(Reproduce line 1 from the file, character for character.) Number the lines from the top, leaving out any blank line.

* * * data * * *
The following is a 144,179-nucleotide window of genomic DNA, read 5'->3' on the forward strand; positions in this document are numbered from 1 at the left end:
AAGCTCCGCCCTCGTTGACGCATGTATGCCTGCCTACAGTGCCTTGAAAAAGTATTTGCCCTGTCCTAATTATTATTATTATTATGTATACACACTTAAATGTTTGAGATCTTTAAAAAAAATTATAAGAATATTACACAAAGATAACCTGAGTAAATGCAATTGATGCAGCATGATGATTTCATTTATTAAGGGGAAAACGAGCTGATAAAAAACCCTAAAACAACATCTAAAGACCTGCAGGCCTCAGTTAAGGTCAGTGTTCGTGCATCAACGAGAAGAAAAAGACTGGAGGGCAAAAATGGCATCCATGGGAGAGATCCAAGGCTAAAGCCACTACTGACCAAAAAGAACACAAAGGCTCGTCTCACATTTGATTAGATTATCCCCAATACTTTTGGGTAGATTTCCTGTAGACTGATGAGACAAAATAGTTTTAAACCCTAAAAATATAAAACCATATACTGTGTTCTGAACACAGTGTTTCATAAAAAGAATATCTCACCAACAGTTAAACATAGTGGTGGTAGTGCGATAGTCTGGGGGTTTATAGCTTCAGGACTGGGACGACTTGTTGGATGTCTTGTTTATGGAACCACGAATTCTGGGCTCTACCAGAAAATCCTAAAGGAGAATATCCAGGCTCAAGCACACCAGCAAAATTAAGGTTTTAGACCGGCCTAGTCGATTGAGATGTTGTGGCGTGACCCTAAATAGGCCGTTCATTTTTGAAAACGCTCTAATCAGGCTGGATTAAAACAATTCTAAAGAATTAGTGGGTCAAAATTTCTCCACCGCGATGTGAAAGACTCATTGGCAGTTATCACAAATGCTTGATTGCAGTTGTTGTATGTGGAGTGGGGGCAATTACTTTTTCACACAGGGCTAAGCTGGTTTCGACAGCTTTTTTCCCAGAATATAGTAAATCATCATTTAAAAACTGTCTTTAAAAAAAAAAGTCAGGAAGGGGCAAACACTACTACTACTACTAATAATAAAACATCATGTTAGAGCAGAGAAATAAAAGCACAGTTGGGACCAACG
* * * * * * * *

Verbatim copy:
The following is a 144,179-nucleotide window of genomic DNA, read 5'->3' on the forward strand; positions in this document are numbered from 1 at the left end: